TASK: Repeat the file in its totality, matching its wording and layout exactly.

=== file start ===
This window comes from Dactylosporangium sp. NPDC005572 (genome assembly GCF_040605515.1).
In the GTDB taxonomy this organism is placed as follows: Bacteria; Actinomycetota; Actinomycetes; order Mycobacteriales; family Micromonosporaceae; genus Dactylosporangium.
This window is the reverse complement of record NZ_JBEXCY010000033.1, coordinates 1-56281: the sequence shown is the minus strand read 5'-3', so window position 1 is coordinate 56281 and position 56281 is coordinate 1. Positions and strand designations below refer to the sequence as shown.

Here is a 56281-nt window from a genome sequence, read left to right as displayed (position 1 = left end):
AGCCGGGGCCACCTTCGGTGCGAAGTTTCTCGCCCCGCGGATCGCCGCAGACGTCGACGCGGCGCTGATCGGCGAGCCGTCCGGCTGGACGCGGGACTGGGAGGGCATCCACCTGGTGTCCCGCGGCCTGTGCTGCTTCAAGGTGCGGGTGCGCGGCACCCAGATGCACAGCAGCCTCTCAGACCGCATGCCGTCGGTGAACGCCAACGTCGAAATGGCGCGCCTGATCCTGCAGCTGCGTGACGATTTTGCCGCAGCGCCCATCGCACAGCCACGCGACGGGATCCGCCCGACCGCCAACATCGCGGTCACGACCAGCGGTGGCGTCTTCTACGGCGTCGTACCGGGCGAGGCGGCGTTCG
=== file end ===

This window comes from Dactylosporangium sp. NPDC005572 (genome assembly GCF_040605515.1).
In the GTDB taxonomy this organism is placed as follows: Bacteria; Actinomycetota; Actinomycetes; order Mycobacteriales; family Micromonosporaceae; genus Dactylosporangium.
This window is the reverse complement of record NZ_JBEXCY010000033.1, coordinates 1-56281: the sequence shown is the minus strand read 5'-3', so window position 1 is coordinate 56281 and position 56281 is coordinate 1. Positions and strand designations below refer to the sequence as shown.

Here is a 56281-nt window from a genome sequence, read left to right as displayed (position 1 = left end):
AGCCGGGGCCACCTTCGGTGCGAAGTTTCTCGCCCCGCGGATCGCCGCAGACGTCGACGCGGCGCTGATCGGCGAGCCGTCCGGCTGGACGCGGGACTGGGAGGGCATCCACCTGGTGTCCCGCGGCCTGTGCTGCTTCAAGGTGCGGGTGCGCGGCACCCAGATGCACAGCAGCCTCTCAGACCGCATGCCGTCGGTGAACGCCAACGTCGAAATGGCGCGCCTGATCCTGCAGCTGCGTGACGATTTTGCCGCAGCGCCCATCGCACAGCCACGCGACGGGATCCGCCCGACCGCCAACATCGCGGTCACGACCAGCGGTGGCGTCTTCTACGGCGTCGTACCGGGCGAGGCGGCGTTCG